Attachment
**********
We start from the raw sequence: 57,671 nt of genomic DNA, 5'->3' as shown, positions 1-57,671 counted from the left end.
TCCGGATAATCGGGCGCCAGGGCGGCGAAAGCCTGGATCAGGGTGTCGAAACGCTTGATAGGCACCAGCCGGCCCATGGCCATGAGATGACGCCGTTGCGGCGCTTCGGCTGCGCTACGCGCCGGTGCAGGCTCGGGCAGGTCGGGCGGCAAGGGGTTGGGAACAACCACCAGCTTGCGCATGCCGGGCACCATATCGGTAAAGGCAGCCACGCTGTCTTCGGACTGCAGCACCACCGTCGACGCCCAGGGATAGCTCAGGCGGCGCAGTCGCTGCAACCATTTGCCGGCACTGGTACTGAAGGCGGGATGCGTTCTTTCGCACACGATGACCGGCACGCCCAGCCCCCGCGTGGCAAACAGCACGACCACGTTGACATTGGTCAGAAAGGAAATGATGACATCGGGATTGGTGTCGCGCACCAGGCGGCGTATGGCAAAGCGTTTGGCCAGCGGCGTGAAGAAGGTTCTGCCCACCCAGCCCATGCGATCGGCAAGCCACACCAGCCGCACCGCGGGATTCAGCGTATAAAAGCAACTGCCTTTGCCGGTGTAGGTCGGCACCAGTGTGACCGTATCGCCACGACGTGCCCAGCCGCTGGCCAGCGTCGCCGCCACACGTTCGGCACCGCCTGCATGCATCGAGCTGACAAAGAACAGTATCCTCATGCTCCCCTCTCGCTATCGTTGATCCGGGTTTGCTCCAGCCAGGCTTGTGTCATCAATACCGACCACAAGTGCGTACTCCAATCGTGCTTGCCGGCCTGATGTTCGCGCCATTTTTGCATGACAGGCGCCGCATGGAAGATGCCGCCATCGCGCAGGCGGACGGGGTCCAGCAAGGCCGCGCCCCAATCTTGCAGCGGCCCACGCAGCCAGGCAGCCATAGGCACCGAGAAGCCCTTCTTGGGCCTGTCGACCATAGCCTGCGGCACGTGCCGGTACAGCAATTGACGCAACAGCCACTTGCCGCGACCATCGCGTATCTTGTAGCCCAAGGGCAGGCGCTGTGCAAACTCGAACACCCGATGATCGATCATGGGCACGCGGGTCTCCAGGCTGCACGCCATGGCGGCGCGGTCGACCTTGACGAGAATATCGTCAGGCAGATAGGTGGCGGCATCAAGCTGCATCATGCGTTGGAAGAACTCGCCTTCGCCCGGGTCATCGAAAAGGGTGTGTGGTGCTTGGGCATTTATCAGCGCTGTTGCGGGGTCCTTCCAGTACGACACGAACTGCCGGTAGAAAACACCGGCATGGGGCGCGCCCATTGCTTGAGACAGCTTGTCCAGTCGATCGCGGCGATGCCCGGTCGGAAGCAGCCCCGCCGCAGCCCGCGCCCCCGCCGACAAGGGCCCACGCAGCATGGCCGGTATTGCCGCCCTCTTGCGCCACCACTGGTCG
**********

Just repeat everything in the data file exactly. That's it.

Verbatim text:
We start from the raw sequence: 57,671 nt of genomic DNA, 5'->3' as shown, positions 1-57,671 counted from the left end.
TCCGGATAATCGGGCGCCAGGGCGGCGAAAGCCTGGATCAGGGTGTCGAAACGCTTGATAGGCACCAGCCGGCCCATGGCCATGAGATGACGCCGTTGCGGCGCTTCGGCTGCGCTACGCGCCGGTGCAGGCTCGGGCAGGTCGGGCGGCAAGGGGTTGGGAACAACCACCAGCTTGCGCATGCCGGGCACCATATCGGTAAAGGCAGCCACGCTGTCTTCGGACTGCAGCACCACCGTCGACGCCCAGGGATAGCTCAGGCGGCGCAGTCGCTGCAACCATTTGCCGGCACTGGTACTGAAGGCGGGATGCGTTCTTTCGCACACGATGACCGGCACGCCCAGCCCCCGCGTGGCAAACAGCACGACCACGTTGACATTGGTCAGAAAGGAAATGATGACATCGGGATTGGTGTCGCGCACCAGGCGGCGTATGGCAAAGCGTTTGGCCAGCGGCGTGAAGAAGGTTCTGCCCACCCAGCCCATGCGATCGGCAAGCCACACCAGCCGCACCGCGGGATTCAGCGTATAAAAGCAACTGCCTTTGCCGGTGTAGGTCGGCACCAGTGTGACCGTATCGCCACGACGTGCCCAGCCGCTGGCCAGCGTCGCCGCCACACGTTCGGCACCGCCTGCATGCATCGAGCTGACAAAGAACAGTATCCTCATGCTCCCCTCTCGCTATCGTTGATCCGGGTTTGCTCCAGCCAGGCTTGTGTCATCAATACCGACCACAAGTGCGTACTCCAATCGTGCTTGCCGGCCTGATGTTCGCGCCATTTTTGCATGACAGGCGCCGCATGGAAGATGCCGCCATCGCGCAGGCGGACGGGGTCCAGCAAGGCCGCGCCCCAATCTTGCAGCGGCCCACGCAGCCAGGCAGCCATAGGCACCGAGAAGCCCTTCTTGGGCCTGTCGACCATAGCCTGCGGCACGTGCCGGTACAGCAATTGACGCAACAGCCACTTGCCGCGACCATCGCGTATCTTGTAGCCCAAGGGCAGGCGCTGTGCAAACTCGAACACCCGATGATCGATCATGGGCACGCGGGTCTCCAGGCTGCACGCCATGGCGGCGCGGTCGACCTTGACGAGAATATCGTCAGGCAGATAGGTGGCGGCATCAAGCTGCATCATGCGTTGGAAGAACTCGCCTTCGCCCGGGTCATCGAAAAGGGTGTGTGGTGCTTGGGCATTTATCAGCGCTGTTGCGGGGTCCTTCCAGTACGACACGAACTGCCGGTAGAAAACACCGGCATGGGGCGCGCCCATTGCTTGAGACAGCTTGTCCAGTCGATCGCGGCGATGCCCGGTCGGAAGCAGCCCCGCCGCAGCCCGCGCCCCCGCCGACAAGGGCCCACGCAGCATGGCCGGTATTGCCGCCCTCTTGCGCCACCACTGGTCG